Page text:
In the second section, titled “Smoke”, the memoir moves into a new phase, interrogating life after divorce. At first, this new life consists of

Ramen. Cold nights. Gummy cherries. Lawyer bills. Baby. Really it was mainly just: Baby. Baby. Baby. Baby. Baby. Baby.

But as she incorporates her new identify as a mother into her whole self, she realises her wants and needs, and strengths and weaknesses, remain – and may have contributed to the end of the marriage. She lives a life of highs and lows, and sometimes it takes a toll on those around her. This is demonstrated when a female friend “needed to pull away”, as Jamison was “always either poised at the threshold of some major change, or reeling in its aftermath”.

A weakness of the memoir is her repeated failure to interrogate her own privilege, as a highly educated white woman with two professionally successful parents. She is aware of it, and shares evidence of it twice.

The first is when she hires a nanny, a woman named Soraya from Trinidad, and admits “the shame of crying in front of her was as much about privilege as exposure”. The second is a brief exchange in a taxi, when the female driver asks if her ex was physically violent, incarcerated or an addict, and suggests there are women who do not have the ability to leave.

Jamison is a writer employed by an elite university – and a mother whose own mother accompanies her on book tours so she can continue to work. Is privilege something best left to a reader to interrogate? To me, its lack of acknowledgement felt uncomfortable.

Jamison is on safer ground when she tackles motherhood and art. She writes,

The goodness of being a mother felt absolute. The goodness of making art was trickier, more like quicksilver, marbled with vanity.

But her relationships with men dominate the latter half of the work. Behind them stands her complicated relationship with her father, who had affairs throughout her parents’ 22-year marriage. While there is little sense of resolution in terms of her relationship with C, there is a growing understanding of her father.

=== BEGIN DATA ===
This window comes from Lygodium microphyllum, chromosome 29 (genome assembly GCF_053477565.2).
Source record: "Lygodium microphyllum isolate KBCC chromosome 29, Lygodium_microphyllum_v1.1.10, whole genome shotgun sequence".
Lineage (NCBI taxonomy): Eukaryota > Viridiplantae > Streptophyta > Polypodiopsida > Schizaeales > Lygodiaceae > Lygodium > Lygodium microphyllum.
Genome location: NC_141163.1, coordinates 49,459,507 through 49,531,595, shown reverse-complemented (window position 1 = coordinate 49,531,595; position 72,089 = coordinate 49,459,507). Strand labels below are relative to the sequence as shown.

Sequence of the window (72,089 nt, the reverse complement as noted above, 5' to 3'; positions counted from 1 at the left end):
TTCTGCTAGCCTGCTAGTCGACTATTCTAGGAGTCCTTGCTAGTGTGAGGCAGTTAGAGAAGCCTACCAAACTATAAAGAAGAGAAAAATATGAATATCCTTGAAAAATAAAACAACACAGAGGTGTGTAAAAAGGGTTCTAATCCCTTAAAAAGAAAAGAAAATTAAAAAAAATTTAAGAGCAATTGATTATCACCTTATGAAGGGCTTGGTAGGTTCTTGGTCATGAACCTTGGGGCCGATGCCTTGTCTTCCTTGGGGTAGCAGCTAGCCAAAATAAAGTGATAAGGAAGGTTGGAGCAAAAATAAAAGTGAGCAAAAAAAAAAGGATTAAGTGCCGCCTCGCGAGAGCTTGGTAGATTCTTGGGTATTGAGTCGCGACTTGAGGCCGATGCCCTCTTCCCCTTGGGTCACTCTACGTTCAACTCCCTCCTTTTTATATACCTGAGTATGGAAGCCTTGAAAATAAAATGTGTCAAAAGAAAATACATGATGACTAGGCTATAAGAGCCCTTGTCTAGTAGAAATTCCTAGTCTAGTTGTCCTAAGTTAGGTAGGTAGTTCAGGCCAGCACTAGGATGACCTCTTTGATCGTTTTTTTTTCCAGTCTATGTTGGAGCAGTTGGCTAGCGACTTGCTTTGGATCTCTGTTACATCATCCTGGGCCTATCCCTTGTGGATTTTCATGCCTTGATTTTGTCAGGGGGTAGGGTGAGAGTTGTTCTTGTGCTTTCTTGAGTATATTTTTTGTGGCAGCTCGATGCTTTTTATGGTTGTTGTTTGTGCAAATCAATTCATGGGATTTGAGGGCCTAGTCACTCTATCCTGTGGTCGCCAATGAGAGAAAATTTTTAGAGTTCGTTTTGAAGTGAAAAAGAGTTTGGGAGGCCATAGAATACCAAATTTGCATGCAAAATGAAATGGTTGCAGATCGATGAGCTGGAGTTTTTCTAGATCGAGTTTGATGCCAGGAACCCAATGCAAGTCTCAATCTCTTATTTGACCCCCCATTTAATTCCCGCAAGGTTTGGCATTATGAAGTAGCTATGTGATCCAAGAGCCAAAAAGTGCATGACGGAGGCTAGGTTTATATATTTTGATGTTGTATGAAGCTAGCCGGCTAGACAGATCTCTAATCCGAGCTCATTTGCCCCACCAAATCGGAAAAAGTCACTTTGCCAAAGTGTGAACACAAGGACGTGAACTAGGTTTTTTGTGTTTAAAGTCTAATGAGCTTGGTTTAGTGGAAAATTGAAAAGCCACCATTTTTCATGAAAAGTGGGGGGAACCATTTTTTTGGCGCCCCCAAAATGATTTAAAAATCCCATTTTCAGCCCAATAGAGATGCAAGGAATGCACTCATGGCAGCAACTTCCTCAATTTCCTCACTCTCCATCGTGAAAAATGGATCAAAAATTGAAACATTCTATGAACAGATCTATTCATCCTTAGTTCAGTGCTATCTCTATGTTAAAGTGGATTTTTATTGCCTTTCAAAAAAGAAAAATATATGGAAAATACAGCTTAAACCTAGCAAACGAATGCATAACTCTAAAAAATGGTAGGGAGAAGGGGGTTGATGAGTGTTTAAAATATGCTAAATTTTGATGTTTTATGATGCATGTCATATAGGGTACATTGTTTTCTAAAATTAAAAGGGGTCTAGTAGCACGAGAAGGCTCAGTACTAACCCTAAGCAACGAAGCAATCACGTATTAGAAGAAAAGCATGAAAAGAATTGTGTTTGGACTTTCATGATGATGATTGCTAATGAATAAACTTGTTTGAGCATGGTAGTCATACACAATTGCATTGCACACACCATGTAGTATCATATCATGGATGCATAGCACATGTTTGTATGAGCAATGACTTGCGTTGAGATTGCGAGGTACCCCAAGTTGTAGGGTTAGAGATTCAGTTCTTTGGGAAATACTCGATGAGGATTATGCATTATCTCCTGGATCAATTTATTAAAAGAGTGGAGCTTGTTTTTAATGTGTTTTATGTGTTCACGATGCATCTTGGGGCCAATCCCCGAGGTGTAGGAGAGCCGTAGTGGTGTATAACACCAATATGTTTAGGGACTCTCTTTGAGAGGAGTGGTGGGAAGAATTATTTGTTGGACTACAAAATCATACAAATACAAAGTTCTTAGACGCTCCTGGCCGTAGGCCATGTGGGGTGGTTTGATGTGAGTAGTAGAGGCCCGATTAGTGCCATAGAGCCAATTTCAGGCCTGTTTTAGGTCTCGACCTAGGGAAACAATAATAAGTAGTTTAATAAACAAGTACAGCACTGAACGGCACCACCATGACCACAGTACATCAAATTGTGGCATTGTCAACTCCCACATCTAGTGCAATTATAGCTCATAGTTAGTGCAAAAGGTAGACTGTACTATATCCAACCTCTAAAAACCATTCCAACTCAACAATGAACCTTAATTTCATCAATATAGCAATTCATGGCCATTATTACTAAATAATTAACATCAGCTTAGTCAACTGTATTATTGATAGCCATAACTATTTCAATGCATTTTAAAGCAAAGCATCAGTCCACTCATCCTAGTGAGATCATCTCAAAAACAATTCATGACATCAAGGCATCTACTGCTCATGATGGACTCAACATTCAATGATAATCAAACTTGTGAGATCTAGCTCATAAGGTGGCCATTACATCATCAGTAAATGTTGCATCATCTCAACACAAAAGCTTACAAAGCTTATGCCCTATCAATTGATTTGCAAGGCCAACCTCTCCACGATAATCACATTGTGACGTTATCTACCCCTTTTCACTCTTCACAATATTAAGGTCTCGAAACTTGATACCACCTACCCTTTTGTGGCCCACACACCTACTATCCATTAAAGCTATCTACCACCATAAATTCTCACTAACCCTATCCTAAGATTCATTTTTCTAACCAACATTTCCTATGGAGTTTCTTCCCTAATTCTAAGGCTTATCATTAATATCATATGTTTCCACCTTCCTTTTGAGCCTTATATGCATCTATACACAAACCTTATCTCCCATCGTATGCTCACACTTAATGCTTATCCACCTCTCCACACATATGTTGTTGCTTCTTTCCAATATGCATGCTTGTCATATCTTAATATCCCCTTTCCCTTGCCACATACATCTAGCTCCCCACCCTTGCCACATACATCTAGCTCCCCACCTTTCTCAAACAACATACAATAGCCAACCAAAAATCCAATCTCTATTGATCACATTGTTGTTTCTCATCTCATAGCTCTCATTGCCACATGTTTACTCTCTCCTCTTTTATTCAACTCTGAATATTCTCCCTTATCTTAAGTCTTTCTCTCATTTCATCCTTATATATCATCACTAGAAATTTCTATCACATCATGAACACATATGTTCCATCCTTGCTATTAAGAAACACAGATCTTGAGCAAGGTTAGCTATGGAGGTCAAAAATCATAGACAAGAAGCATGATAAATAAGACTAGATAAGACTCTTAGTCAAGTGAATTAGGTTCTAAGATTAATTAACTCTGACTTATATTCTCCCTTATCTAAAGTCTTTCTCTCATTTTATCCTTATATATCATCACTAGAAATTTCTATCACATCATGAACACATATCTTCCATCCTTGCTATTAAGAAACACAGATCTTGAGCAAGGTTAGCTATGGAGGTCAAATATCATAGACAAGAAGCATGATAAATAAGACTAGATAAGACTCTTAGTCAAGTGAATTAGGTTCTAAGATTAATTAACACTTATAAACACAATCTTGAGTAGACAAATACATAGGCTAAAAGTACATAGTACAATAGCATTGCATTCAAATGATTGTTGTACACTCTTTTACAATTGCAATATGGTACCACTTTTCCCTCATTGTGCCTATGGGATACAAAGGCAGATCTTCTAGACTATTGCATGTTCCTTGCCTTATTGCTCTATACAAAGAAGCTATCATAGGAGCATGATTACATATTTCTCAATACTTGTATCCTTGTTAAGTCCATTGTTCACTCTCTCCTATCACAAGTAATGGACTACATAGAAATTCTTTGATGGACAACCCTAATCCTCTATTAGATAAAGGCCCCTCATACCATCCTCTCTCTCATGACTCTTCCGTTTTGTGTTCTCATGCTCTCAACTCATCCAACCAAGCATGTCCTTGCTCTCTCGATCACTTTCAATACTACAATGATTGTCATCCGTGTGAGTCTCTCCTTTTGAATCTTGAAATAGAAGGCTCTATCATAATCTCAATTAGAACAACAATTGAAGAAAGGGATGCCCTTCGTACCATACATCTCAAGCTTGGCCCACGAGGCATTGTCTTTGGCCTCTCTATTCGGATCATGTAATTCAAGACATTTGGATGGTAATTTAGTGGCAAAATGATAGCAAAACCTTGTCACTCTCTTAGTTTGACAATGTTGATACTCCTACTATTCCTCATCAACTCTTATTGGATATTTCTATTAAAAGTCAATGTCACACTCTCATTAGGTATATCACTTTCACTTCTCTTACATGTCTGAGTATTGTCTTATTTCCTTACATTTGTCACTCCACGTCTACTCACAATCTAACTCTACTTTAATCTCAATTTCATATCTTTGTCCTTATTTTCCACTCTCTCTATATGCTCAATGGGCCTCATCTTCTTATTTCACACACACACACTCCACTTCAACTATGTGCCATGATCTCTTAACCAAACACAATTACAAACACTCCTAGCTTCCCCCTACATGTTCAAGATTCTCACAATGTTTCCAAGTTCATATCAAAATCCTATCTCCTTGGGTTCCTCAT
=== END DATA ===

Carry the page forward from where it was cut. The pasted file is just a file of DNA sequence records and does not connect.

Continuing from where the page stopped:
I came to see that our difficult years were just that. Years. Neither more nor less. They weren’t everything. They were part of a longer story that we got to keep living.

Jamison has relationships with two other men, referred to as the tumbleweed and the ex-philosopher. Both lovely and useless, they are part of Jamison’s post-divorce story and finding her way through love and lust as a single parent. And they are splinters of masculinity, not keepers – nor are we left thinking Jamison wanted to keep them. Neither understands the ferocity of motherhood or the public nature of being a memoirist, or even Jamison’s new, emerging self.

Reflecting on her own work, she writes, “I’d written a book about sobriety and creativity, and maybe parenting was the new sobriety – a condition of regularity, rather than recklessness.”

‘Something of an awakening’

The final and shortest section, “Fever”, is something of a relief. The claustrophobia Jamison creates in the second section by focusing on mothering her daughter and wanting these men is broken by the rude interruption of the world in the most violent way possible: the COVID-19 pandemic.

Suddenly, in the shortest section of the book, there is a force beyond Jamison herself. As the pandemic closed down New York, a more mature Jamison started to emerge – more confident as a mother, more adept as a single parent, once again a woman with ambition.

Writing about those dark, troubling days is a risk; so many don’t want to revisit that time. But here, it is something of a structural relief. Bringing the world into the text enables Jamison to emerge from the interiority of the memoir.

The first sections have so few references to the world, they could be set any time since the invention of mobiles. But walking the empty streets of New York during those first months of isolation and plague to hand her daughter over to C feels, despite the constraints on all aspects of daily life at that point, like something of an awakening.